Ed Miliband has insisted that he can tackle concerns over the cost of living in Britain as it was suggested that he had under-estimated his family's weekly food shopping bill.
The Labour leader said the cost-of-living crisis was the biggest issue facing the country - and insisted that, in spite of his "relatively comfortably off" position, he was qualified to tackle the problem.
Asked on ITV's Good Morning Britain about the average weekly household grocery bill, Miliband responded: "It depends on how much you are spending."
Pressed on his own family's bill, Miliband said: "We probably spend £70, £80 a week on groceries at least, probably more than that. The point is that different families will have different costs that they face but what I am clear about is that there is a crisis facing so many people."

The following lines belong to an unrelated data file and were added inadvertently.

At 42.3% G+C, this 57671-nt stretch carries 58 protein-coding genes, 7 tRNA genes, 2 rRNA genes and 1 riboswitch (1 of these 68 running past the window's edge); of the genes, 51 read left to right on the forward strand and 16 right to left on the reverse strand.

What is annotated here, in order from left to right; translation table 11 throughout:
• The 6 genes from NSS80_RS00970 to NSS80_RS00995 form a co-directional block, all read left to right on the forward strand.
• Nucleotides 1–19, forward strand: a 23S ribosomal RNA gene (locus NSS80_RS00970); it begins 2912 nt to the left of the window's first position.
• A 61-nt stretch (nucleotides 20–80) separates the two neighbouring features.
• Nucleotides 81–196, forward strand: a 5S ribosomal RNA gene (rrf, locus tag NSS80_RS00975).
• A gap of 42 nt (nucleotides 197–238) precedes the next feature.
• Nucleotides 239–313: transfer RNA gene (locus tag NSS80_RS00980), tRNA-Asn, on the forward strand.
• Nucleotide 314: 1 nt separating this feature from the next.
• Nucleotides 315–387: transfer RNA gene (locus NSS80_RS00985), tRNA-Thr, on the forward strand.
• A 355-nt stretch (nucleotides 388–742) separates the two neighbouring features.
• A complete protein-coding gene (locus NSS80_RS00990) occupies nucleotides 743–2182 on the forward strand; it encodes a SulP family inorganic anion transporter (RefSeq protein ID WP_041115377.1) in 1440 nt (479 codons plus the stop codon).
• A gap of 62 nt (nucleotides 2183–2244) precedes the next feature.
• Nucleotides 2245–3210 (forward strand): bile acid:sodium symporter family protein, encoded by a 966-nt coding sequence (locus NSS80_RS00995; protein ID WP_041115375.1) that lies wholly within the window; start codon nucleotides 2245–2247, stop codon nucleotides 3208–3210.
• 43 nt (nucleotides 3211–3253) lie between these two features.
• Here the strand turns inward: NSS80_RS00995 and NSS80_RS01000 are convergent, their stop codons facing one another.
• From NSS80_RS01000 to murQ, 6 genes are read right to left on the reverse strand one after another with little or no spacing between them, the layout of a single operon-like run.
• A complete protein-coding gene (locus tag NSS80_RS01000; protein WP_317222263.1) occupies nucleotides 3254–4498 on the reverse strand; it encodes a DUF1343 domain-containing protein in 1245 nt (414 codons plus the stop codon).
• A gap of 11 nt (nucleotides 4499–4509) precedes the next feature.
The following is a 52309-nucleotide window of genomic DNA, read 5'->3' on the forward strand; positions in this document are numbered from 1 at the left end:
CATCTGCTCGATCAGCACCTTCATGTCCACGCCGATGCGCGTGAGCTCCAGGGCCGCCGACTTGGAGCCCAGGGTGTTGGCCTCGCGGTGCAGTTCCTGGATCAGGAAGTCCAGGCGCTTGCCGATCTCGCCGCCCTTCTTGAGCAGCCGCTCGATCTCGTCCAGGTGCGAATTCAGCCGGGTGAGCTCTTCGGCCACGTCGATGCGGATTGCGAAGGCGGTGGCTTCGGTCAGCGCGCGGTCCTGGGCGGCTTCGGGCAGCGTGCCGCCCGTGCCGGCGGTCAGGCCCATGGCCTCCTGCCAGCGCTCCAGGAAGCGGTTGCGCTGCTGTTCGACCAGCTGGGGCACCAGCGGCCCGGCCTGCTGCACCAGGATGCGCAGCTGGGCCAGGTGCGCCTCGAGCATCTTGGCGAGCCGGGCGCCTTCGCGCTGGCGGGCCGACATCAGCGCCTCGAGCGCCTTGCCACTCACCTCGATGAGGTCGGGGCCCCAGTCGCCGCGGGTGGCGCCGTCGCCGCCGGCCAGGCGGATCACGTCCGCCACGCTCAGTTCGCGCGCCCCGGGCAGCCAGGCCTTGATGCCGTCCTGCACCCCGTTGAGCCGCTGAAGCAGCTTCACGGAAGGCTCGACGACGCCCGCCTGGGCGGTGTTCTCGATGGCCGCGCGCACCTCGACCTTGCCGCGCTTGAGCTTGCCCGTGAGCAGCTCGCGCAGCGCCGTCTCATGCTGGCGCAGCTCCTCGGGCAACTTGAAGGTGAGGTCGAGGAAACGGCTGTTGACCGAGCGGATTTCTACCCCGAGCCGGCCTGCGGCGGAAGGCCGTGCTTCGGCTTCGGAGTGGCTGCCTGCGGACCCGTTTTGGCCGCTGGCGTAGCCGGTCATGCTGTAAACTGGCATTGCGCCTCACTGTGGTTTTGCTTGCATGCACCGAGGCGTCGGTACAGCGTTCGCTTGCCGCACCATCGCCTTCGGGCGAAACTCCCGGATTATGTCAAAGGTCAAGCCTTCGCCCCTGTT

He was told on the programme that the average weekly bill for a family of four is more than £100 - so he would be spending "significantly more" than £70 to £80.
Miliband responded: "Lots of people are facing a real struggle. I am relatively comfortably off, but what I know is that there are deep issues that need to be tackled and we are determined to tackle them."
He added: "I think this issue of the cost-of-living crisis is the biggest issue that our country faces and I am determined we tackle it. I am absolutely determined we tackle it."
Miliband later admitted that his shopping estimate may have been on the low side, saying he had been thinking of the bill for "basic groceries".
Speaking on BBC Radio Oxford, the Labour leader said: "Well, I said this morning it was on the basic groceries, the basic fruit and vegetables, about £70 or £80 - the total shopping bill was slightly higher than that, obviously.